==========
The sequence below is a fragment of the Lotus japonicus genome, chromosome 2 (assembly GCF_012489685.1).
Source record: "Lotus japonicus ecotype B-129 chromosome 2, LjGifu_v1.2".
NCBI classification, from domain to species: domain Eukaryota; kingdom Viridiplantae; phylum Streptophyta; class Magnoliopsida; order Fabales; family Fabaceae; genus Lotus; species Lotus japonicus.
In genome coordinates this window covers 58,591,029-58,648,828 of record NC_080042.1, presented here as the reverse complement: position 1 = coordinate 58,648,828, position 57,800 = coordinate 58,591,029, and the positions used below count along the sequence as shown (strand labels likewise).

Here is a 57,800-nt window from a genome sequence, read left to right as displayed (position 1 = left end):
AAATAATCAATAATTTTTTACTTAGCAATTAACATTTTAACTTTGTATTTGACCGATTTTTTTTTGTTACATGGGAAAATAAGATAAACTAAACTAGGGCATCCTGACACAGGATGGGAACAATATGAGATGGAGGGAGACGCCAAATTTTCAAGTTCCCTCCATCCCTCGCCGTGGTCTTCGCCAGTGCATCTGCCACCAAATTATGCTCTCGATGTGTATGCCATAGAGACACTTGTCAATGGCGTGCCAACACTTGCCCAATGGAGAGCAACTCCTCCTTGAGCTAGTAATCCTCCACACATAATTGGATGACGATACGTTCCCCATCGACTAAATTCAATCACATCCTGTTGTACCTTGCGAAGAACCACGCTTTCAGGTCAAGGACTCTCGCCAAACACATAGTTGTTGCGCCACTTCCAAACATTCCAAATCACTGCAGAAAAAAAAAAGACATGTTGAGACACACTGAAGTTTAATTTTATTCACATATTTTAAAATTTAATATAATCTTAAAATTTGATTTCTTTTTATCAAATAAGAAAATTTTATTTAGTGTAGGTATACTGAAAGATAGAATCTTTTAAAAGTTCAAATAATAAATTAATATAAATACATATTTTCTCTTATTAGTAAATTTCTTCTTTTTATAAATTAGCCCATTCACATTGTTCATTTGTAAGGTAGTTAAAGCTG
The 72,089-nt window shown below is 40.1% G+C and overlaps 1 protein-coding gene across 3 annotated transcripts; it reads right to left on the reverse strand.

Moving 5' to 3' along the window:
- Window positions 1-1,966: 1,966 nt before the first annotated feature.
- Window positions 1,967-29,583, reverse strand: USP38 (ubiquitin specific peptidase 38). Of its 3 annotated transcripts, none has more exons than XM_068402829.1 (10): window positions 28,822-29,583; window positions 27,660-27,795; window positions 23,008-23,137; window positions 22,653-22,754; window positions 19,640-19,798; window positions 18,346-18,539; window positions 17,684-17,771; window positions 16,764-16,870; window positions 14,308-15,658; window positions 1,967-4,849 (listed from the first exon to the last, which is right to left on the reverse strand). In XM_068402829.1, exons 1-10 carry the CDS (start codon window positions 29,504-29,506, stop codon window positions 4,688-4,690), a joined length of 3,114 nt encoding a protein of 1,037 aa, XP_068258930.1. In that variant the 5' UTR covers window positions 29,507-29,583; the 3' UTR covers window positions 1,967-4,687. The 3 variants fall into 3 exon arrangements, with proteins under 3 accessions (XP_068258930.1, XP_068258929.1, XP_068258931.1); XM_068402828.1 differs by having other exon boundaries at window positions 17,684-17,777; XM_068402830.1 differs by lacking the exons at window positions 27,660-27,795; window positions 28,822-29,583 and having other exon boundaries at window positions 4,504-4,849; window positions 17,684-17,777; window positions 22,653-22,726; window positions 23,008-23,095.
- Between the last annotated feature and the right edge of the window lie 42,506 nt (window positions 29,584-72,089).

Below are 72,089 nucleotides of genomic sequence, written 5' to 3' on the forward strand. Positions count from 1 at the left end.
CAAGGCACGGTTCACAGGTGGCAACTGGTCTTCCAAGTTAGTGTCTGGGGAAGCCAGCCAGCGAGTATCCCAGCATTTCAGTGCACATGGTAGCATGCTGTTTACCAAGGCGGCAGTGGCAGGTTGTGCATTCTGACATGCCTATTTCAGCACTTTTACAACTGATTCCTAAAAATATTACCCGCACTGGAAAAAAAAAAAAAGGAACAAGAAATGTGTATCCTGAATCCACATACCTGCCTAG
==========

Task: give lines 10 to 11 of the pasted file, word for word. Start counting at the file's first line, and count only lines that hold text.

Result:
- Window positions 1,967-29,583, reverse strand: USP38 (ubiquitin specific peptidase 38). Of its 3 annotated transcripts, none has more exons than XM_068402829.1 (10): window positions 28,822-29,583; window positions 27,660-27,795; window positions 23,008-23,137; window positions 22,653-22,754; window positions 19,640-19,798; window positions 18,346-18,539; window positions 17,684-17,771; window positions 16,764-16,870; window positions 14,308-15,658; window positions 1,967-4,849 (listed from the first exon to the last, which is right to left on the reverse strand). In XM_068402829.1, exons 1-10 carry the CDS (start codon window positions 29,504-29,506, stop codon window positions 4,688-4,690), a joined length of 3,114 nt encoding a protein of 1,037 aa, XP_068258930.1. In that variant the 5' UTR covers window positions 29,507-29,583; the 3' UTR covers window positions 1,967-4,687. The 3 variants fall into 3 exon arrangements, with proteins under 3 accessions (XP_068258930.1, XP_068258929.1, XP_068258931.1); XM_068402828.1 differs by having other exon boundaries at window positions 17,684-17,777; XM_068402830.1 differs by lacking the exons at window positions 27,660-27,795; window positions 28,822-29,583 and having other exon boundaries at window positions 4,504-4,849; window positions 17,684-17,777; window positions 22,653-22,726; window positions 23,008-23,095.
- Between the last annotated feature and the right edge of the window lie 42,506 nt (window positions 29,584-72,089).